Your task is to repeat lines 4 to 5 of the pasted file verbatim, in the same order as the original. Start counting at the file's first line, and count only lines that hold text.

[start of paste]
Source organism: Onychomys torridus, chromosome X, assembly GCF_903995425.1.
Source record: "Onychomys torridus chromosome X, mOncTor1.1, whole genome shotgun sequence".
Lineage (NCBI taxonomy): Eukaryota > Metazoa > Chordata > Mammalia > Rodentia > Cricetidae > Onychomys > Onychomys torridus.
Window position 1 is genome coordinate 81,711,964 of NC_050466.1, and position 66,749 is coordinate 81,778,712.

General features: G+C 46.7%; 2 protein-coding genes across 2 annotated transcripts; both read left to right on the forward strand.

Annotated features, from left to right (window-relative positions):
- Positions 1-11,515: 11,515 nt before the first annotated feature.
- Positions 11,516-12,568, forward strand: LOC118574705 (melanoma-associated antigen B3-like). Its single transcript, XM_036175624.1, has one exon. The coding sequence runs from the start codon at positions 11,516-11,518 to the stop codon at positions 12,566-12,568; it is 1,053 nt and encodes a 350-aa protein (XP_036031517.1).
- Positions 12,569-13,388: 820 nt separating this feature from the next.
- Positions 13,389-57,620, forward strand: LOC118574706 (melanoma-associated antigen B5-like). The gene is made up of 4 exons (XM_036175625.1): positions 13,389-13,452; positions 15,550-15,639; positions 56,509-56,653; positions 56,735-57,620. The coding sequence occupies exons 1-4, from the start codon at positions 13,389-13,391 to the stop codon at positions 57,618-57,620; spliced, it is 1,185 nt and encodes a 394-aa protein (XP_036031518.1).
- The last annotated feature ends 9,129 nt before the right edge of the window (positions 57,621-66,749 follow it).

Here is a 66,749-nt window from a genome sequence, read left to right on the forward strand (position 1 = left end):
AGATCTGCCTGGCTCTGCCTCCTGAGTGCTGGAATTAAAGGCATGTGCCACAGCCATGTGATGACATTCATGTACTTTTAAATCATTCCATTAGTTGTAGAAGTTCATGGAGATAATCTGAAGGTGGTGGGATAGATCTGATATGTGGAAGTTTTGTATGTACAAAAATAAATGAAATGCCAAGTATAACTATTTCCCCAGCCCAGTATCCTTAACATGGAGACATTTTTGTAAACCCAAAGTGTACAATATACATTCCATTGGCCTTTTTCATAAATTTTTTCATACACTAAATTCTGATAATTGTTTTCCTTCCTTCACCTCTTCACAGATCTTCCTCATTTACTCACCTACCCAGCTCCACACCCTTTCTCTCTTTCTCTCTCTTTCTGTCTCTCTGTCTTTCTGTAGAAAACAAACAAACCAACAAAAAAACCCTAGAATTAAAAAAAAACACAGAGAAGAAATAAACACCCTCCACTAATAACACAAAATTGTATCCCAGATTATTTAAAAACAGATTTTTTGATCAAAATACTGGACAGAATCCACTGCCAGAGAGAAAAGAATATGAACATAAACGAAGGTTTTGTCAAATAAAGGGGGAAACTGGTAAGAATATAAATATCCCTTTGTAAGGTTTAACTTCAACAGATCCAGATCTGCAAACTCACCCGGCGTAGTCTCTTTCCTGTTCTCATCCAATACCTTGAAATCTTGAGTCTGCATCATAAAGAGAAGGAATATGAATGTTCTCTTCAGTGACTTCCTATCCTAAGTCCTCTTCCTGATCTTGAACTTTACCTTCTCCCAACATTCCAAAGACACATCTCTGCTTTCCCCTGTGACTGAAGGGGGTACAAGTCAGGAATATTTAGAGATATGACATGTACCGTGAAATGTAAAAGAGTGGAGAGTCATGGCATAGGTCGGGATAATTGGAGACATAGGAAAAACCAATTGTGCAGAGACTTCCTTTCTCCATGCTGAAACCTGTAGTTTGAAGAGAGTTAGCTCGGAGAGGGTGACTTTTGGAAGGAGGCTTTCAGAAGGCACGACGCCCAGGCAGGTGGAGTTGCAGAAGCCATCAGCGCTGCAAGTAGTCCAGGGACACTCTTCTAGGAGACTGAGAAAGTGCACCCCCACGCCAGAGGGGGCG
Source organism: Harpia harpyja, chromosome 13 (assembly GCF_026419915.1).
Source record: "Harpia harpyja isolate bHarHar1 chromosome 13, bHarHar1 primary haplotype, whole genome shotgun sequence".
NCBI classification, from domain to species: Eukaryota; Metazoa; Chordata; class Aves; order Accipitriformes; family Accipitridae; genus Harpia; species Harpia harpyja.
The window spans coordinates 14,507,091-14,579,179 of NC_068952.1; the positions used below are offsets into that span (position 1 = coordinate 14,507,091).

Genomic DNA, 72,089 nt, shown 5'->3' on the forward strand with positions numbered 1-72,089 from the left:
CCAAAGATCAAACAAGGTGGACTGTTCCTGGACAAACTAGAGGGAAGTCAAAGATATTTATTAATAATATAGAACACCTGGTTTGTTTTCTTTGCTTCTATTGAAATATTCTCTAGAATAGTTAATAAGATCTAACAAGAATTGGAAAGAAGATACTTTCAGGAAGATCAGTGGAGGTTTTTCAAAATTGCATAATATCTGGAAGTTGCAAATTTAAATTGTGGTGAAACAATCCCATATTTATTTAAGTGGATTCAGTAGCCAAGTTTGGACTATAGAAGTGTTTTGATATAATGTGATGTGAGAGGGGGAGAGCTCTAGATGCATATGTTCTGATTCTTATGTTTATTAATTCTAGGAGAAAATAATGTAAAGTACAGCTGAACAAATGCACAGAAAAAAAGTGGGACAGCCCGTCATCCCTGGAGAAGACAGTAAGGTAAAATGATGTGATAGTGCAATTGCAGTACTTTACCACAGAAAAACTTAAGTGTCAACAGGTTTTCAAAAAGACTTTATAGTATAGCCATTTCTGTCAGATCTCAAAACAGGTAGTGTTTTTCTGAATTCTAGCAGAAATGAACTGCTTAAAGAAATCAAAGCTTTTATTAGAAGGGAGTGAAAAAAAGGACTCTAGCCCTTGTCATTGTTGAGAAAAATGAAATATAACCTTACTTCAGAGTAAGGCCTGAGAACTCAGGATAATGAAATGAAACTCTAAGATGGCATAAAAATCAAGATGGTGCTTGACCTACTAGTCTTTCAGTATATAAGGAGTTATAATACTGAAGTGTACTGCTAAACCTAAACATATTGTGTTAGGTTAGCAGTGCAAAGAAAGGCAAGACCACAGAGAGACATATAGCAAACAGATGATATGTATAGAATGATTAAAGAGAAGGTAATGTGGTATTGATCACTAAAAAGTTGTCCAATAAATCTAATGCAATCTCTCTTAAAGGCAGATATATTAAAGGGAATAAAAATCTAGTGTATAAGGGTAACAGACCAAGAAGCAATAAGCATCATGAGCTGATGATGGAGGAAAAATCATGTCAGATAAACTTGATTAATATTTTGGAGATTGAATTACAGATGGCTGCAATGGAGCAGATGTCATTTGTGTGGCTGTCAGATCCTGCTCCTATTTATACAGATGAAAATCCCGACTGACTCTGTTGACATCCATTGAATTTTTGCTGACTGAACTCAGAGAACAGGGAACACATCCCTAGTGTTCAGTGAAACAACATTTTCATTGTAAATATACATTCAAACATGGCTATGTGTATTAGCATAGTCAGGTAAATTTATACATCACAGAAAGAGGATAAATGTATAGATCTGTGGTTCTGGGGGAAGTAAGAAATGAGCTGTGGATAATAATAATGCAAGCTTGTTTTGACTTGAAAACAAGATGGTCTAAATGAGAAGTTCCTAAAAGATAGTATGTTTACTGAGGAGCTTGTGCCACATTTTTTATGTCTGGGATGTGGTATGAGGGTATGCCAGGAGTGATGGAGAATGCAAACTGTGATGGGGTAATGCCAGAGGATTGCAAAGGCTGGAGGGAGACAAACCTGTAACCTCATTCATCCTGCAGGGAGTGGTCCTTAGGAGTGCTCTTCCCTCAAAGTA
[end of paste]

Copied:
Window position 1 is genome coordinate 81,711,964 of NC_050466.1, and position 66,749 is coordinate 81,778,712.

General features: G+C 46.7%; 2 protein-coding genes across 2 annotated transcripts; both read left to right on the forward strand.